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I've got a very precise question and this is not a dupe of:

Does Bitcoin rely on the internet?

My question boils down to: when you mine bitcoins, how "often" does the computer/hardware doing the mining need to connect to the Internet?

However to better explain what I mean by that question, here are a few sub-questions.

When a computer is mining, when is the result of the mining accepted/confirmed?

For example, after the computer received sufficient information to start mining, when will that information not be sufficient anymore to continue mining? In other words: when will the computer need to have Internet access so that it can continue mining? 1 picosecond? 1 nanosecond? 1 ms? 1 second? 1 minute? 1 hour? 1 day?

What happens if some computation is done on my mining computer, but then Internet connection is off? Is the result "lost" and if that result is lost, after how much time is it lost? 1 picosecond? 1 nanosecond? 1 ms? 1 minute? 1 hour? 1 day?

It may look like a "stupid" question but it would really help me better understand how BitCoin works...

(as I'm new here [but certainly not new on the SE network] I don't know which tag to use: thanks for retagging accordingly if needed)

4

Assuming you are mining on a pool, your miner needs to receive and send work (shares) every few seconds, with the exact frequency depending on your hashing speed and the difficulty of the shares.

For example, my ASIC sends and receives shares at least once every 20 seconds or so.

So you need a reliable network connection if you don't want your miner to sit idle. This is the same reason why you normally configure the miner to have fall-back pool servers in case the main pool server goes down.

  • thanks a lot... Is the network "slowing" your miner? I mean: an ASIC is dedicated hardware and is blazingly fast while the network is very, very slow compared to dedicated hardware. Are there drops in the "CPU" / power usage of your ASIC everytime there's a network connection or is all that queue'd / concurrently happening? (more questions to try to understand how it works) : ) – Cedric Martin Dec 3 '13 at 2:41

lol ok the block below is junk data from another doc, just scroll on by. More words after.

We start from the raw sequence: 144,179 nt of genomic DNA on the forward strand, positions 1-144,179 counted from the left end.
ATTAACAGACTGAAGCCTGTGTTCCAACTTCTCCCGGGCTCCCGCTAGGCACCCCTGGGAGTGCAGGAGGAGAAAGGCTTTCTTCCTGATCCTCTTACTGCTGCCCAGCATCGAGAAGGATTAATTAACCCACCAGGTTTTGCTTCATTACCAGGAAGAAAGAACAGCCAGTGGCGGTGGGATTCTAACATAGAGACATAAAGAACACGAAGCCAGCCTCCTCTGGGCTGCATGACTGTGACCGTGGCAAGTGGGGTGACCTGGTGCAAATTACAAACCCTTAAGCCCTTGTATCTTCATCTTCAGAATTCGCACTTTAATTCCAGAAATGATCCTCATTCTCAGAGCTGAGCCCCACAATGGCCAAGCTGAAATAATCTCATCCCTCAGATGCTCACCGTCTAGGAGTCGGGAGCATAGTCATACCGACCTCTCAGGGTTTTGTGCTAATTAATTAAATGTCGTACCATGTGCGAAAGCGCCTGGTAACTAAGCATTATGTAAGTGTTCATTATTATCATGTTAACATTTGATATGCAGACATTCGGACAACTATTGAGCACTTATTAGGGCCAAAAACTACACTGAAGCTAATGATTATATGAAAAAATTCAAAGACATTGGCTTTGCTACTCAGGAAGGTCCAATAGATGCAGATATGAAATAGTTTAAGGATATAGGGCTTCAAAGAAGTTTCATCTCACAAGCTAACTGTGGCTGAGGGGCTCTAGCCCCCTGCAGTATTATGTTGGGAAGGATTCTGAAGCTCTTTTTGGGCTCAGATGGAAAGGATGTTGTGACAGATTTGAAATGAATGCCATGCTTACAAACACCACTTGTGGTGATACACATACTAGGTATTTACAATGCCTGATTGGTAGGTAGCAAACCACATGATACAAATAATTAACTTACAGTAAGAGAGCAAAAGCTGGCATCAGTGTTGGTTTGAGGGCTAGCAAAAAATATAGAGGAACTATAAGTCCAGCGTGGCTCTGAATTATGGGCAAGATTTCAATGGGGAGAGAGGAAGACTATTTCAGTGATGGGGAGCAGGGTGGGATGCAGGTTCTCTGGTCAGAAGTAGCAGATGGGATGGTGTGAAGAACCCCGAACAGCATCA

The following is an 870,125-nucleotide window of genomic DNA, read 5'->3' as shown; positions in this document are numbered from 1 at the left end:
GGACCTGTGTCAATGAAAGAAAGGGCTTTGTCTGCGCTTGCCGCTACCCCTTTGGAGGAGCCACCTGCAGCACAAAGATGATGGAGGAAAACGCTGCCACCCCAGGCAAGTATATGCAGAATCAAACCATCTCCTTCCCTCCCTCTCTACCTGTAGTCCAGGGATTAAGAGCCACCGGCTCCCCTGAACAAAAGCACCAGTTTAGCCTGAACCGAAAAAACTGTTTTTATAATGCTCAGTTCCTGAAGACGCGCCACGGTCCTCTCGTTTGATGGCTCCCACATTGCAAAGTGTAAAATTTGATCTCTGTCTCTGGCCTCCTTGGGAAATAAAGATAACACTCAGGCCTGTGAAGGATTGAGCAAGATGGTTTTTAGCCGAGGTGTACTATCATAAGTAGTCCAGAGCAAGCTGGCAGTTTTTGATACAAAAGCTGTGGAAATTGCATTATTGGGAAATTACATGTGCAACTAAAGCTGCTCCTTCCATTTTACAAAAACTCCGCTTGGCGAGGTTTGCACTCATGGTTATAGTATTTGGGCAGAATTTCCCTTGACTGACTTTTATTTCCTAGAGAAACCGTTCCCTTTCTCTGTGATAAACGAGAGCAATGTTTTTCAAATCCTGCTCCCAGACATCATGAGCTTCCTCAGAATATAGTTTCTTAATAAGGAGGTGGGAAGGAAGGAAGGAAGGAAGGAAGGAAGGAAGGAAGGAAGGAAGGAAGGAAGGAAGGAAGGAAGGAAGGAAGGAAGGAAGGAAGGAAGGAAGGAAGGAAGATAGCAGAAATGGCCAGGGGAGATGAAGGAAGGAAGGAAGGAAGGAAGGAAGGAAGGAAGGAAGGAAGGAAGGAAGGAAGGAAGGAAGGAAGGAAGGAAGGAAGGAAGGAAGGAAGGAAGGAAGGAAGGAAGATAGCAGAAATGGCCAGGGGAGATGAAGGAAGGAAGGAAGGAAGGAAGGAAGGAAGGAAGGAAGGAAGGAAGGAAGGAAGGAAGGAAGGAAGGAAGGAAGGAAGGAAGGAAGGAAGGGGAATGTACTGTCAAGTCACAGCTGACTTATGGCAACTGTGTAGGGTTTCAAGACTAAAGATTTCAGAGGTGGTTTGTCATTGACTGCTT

• Yes, network latency can sometimes slow down the mining process. This is why ideally the pool can adapt the difficulty of the shares to suit your hashing power, so that your miner spends more time hashing away and less waiting due to network overhead. – ktorn Dec 3 '13 at 2:45
  • I see... Thanks a lot. That is very, very interesting! – Cedric Martin Dec 3 '13 at 2:48
2

ktorn has a good answer for all practical purposes, especially at this point where solo-mining is a laughable proposition, but here is a more theoretical answer, which could be practical for alt-coins where there is weak network hashing power and/or the difficulty is not very high (because blocks are targeted to be generated every 30 seconds or so).

All you need to mine a block is the hash of the block before it, and any transactions you want transaction fees from. You could then hash offline.

This would need to be done without a pool: your object is to find a block, not just shares that you must submit often. You'd only have to broadcast a block when you found one, and even then you would have a little time on average to connect to the internet to broadcast your block*

You could connect whenever you wanted to pick up more transaction fees or check if the next block had been discovered yet.

What is important to understand is that work is not accomplished "toward" discovering a block, you are just playing an extremely-low-probability lottery billions of times per second.

Any work you are doing off of a block that is not the most recently discovered block is a complete waste, however, so you would have to connect fairly often just to avoid wasting a lot of hashing.

The expected value of your discovered block is reduced to {block reward} * p(network finds a block in {average time you take to broadcast}), and your hashing itself has an expectation of {your hash rate * p(the network has discovered a block since you last connected)}/{network hash rate} and p(the network has discovered a block since you last connected) is approximately {time since last connection}/{10 minutes}

...it's actually a Poisson process but we won't get into that...

The bottom line is that

Every moment you are disconnected you are lowering the expected value of your next hash, because there is a chance that someone discovered a block and broadcasted it since you were last connected.

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